With a loud protest taking place just outside, Temple’s board of trustees voted unanimously in favor of pursuing a new football stadium for the Owls program. A study to review potential stadium options could cost the school up to, but not exceeding, $1 million.
The latest plans for a new football stadium would have a proposed 35,000-seat stadium costing up to $126 million placed on Temple’s campus, thus eliminating the need to rent out space in Lincoln Financial Field. Temple’s football program has called The Linc home since the doors opened in 2003. Temple has not played its home games on its campus since leaving Temple Stadium in 1977, at which point it moved its home games to Veterans Stadium in Philadelphia’s sports complex. The vote to pursue a new stadium today is a giant step forward for Temple and the football program and perhaps a long time coming, but it is not one without its share of controversy.
The talks of a new football stadium at Temple have gone on for years, but are now finally seeming to take some steps forward despite a vocal objection from many around Temple’s campus and the Philadelphia community. Protests and demonstrations were planned as the board reviewed the next steps in a new stadium, which is still not a certainty for the university at this point. Among those voicing their opinions on Monday afternoon were students, Philadelphia citizens and more concerned about what a stadium dropped in the middle of North Philadelphia might mean for the community. Given the lackluster impact and results seen at similar campuses, there is legitimate reason for some concern at Temple, which is just now experiencing a new high in football success.
This is just one step out of many that needs to happen in order for Temple to construct a new football stadium. Approval from the city to build such a facility would have to be given, and that is no guarantee.
With the Cleveland Browns (again) changing regimes, George DeLeone found himself on the outside of the coaching profession looking in. A couple of weeks later, DeLeone is back on the inside, and in a familiar locale at that.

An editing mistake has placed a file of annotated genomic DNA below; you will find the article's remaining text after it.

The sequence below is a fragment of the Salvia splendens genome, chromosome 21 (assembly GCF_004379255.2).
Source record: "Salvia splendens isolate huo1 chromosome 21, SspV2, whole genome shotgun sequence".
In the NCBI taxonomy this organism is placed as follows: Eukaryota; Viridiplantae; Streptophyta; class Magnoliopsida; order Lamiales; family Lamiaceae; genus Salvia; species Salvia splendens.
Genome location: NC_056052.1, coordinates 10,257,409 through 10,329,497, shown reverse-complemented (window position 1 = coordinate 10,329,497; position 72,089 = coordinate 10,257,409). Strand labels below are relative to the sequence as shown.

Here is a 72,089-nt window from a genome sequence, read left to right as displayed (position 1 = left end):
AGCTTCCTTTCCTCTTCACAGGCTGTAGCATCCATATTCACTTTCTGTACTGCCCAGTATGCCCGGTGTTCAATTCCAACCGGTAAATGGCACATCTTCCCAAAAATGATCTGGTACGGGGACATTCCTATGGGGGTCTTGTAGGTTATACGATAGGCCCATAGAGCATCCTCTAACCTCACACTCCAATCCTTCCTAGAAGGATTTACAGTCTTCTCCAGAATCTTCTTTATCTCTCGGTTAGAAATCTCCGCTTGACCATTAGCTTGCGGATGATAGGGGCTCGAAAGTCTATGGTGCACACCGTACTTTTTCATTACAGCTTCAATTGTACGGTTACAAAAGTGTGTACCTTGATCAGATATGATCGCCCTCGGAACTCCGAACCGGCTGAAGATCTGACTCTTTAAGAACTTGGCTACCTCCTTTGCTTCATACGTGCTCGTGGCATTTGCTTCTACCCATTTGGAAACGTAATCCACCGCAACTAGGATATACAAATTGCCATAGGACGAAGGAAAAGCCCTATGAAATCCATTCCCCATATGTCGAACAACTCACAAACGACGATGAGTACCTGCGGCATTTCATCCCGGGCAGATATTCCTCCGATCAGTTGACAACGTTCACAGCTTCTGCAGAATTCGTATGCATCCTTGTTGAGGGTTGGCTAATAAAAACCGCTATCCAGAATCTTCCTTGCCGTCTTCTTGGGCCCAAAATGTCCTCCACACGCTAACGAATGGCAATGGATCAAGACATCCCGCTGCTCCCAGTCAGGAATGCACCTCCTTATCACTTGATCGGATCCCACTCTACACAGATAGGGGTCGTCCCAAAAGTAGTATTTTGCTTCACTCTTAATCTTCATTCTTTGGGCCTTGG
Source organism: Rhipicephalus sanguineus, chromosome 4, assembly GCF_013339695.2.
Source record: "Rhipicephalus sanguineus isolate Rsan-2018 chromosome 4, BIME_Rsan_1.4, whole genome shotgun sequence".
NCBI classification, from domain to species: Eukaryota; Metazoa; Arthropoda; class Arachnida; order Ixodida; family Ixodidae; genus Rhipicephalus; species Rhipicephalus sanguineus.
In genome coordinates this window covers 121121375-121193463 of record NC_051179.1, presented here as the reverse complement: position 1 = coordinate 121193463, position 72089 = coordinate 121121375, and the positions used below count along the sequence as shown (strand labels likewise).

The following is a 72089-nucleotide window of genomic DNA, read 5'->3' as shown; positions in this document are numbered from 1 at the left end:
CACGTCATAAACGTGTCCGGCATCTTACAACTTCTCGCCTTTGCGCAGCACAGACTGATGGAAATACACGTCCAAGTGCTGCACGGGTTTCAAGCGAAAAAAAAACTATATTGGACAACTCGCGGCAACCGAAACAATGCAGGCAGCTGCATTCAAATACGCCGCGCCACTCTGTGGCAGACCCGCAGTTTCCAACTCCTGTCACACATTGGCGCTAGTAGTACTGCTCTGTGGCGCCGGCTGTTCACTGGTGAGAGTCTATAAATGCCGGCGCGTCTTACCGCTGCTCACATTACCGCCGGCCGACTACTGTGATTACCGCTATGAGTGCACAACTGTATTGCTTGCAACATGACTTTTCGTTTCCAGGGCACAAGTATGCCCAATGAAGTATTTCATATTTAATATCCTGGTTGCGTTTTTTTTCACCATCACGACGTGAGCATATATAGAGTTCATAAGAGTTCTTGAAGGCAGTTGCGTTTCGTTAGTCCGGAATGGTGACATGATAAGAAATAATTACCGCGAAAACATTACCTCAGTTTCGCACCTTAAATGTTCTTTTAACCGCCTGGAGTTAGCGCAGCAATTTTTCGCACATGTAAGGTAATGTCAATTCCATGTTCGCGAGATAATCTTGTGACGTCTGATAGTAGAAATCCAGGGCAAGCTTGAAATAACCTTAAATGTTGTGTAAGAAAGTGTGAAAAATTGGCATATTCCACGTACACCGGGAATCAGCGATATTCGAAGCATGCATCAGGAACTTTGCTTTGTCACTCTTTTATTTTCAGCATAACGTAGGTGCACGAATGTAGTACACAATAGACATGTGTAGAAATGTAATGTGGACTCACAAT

While the school has yet to officially confirm it, the Philadelphia Inquirer is reporting that DeLeone has been added to Matt Rhule‘s coaching staff at Temple. Bruce Feldman of FOXSports.com subsequently confirmed the report.
According to both outlets, DeLeone will serve as the Owls’ running-game coordinator.
The past two seasons, DeLeone worked as an assistant line coach with the Browns. Prior to that, however, the vast majority of his 46-year coaching career had been spent at the collegiate level. And a sizable chunk of that time was spent in the Northeast.
DeLeone’s first FBS job came at Rutgers from 1980-83. Two different stints at Syracuse (1985-96, 1998-2004) were sandwiched between his the job at the NFL level with the Miami Dolphins (1997). Temple was his home from 2006-07, and then UConn from 2011-13 before the Browns called.
And here all of you haters thought that the SEC in general and Alabama specifically were focused solely on the latter portion of the “student-athlete” moniker.
As you may or may not have heard, Alabama will take on Michigan State in the 80th renewal of the Cotton Bowl Thursday that will simultaneously serve as one of two College Football Playoff semifinals. At the moment, the Tide is nearly a 10-point favorite over the Spartans because of their ability on a football field; if brains in the classroom mean anything when it comes to this contest, perhaps Vegas should rethink that line.
In a press release, UA revealed that it currently has 29 college graduates on its bowl roster. That number breaks the FBS record of 28… set by ‘Bama in the 2014 Sugar Bowl (following the 2013 season) against 2015 CFP participant Oklahoma. Three of the 29 this time around have also earned their master’s degree: starting quarterback Jake Coker, starting center Ryan Kelly and reserve offensive lineman Isaac Luatua.
Deservedly so, ‘Bama patted itself on the back in a release that highlighted the academic prowess of their football players:
This year’s Tide total means that more 20-percent of those wearing the crimson and white of Alabama in the Cotton Bowl have at least one college degree already in hand.
The Tide’s Cotton Bowl graduate tally is three ahead of second-place Temple and seven ahead of third-place Kansas State. Clemson is the closest squad in the College Football Playoff with 15.
In addition to leading the nation in graduates on a bowl roster, the Tide also has the highest Graduation Success Rate among the four teams selected for this year’s College Football Playoff. When the GSR was announced by the NCAA in October, the Tide football program produced a score of 86 while Clemson posted an 84, Michigan State a 66 and Oklahoma a 65.
This year’s Cotton Bowl also marks the seventh straight year that the Crimson Tide has suited up more than 20 graduates for a bowl game.